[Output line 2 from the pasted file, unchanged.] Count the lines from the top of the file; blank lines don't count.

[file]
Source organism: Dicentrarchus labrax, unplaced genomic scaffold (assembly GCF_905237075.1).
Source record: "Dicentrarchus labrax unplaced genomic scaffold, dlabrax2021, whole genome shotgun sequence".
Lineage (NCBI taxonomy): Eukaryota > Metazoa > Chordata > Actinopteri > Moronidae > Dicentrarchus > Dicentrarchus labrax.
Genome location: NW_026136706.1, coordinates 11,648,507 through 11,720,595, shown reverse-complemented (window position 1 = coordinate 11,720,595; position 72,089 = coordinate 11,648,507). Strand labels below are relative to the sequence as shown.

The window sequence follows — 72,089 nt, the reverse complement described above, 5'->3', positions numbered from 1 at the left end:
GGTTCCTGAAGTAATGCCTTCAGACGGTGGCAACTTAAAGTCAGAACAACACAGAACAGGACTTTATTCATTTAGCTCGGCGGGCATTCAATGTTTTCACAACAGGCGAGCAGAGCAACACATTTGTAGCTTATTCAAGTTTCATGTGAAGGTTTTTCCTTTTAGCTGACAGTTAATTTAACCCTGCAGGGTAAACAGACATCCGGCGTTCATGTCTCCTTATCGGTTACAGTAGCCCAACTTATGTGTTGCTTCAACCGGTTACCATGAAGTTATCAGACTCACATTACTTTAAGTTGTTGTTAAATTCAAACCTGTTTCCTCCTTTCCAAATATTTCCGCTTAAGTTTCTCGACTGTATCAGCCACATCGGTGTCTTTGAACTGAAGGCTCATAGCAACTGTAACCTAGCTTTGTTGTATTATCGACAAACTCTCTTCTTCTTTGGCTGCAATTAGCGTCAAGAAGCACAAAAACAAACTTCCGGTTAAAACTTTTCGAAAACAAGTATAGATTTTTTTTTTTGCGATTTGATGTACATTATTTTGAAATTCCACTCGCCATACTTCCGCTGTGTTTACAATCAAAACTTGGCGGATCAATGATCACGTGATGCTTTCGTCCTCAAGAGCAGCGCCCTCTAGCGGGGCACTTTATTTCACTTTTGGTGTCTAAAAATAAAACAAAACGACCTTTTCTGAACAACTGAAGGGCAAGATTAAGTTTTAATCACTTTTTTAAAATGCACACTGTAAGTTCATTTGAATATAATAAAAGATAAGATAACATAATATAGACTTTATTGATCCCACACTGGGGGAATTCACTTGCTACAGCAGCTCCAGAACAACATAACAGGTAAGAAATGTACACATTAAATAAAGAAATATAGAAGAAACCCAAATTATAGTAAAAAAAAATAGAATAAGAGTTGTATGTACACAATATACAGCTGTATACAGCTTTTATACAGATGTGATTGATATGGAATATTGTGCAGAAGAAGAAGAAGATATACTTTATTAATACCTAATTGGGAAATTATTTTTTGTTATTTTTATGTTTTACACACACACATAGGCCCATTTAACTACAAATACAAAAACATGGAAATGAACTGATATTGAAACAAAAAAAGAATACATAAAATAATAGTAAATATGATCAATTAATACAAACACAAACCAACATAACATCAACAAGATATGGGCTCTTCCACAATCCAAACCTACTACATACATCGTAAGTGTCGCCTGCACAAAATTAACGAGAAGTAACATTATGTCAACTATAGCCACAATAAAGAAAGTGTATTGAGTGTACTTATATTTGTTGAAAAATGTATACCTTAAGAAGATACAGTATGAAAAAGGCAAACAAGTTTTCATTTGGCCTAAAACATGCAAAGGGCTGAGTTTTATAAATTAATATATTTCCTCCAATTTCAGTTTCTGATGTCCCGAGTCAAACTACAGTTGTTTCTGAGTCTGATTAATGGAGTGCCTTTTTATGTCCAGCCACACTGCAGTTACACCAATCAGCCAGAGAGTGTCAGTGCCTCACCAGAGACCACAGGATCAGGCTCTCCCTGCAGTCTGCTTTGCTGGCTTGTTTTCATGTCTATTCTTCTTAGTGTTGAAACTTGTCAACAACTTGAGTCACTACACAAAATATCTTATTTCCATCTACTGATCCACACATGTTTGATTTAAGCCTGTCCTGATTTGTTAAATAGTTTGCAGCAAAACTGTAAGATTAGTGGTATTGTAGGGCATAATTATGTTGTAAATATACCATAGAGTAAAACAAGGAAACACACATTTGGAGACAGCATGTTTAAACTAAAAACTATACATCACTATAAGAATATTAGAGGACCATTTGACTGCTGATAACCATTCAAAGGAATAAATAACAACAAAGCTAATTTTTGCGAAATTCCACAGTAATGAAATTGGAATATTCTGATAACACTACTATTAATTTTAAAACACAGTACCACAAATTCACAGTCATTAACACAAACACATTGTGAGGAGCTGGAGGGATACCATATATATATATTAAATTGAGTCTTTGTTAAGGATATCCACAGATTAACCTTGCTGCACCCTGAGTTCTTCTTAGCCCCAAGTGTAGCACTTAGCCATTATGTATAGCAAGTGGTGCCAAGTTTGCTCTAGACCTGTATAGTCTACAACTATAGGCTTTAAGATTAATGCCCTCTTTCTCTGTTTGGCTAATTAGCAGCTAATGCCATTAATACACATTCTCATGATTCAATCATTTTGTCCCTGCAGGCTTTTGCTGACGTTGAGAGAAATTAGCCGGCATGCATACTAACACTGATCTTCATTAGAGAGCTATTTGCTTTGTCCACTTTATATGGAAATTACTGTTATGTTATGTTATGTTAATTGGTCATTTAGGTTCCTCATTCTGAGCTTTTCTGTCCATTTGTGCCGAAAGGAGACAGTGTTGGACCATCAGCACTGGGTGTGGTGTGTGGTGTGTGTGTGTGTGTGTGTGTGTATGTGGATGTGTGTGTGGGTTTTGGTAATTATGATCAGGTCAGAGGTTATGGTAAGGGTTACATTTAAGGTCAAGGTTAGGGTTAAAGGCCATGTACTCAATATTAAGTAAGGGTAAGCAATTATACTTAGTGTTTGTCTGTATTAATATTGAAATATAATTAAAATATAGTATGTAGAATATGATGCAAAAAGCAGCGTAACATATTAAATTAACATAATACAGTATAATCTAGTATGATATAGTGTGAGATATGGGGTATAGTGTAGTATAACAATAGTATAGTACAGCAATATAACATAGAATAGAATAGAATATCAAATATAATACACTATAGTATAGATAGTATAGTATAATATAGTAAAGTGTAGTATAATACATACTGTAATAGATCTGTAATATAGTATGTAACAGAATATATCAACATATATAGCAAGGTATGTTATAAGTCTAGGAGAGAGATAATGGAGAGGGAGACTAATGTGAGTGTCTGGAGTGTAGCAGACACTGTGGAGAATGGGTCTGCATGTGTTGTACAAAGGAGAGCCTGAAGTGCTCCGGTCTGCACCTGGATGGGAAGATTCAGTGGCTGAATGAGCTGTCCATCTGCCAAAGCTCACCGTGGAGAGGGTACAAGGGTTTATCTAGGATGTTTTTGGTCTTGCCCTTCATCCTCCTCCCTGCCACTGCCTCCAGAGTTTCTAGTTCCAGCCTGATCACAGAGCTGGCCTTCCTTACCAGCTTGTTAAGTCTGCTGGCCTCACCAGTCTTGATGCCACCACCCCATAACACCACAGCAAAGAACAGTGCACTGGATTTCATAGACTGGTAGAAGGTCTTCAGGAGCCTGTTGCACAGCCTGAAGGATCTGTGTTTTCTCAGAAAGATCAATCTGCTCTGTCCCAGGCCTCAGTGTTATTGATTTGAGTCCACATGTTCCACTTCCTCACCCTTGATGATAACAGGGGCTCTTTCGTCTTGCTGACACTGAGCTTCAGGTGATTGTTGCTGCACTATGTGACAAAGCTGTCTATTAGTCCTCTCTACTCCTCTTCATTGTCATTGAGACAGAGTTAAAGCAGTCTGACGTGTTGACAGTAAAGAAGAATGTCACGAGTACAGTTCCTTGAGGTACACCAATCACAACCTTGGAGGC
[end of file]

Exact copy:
Source record: "Dicentrarchus labrax unplaced genomic scaffold, dlabrax2021, whole genome shotgun sequence".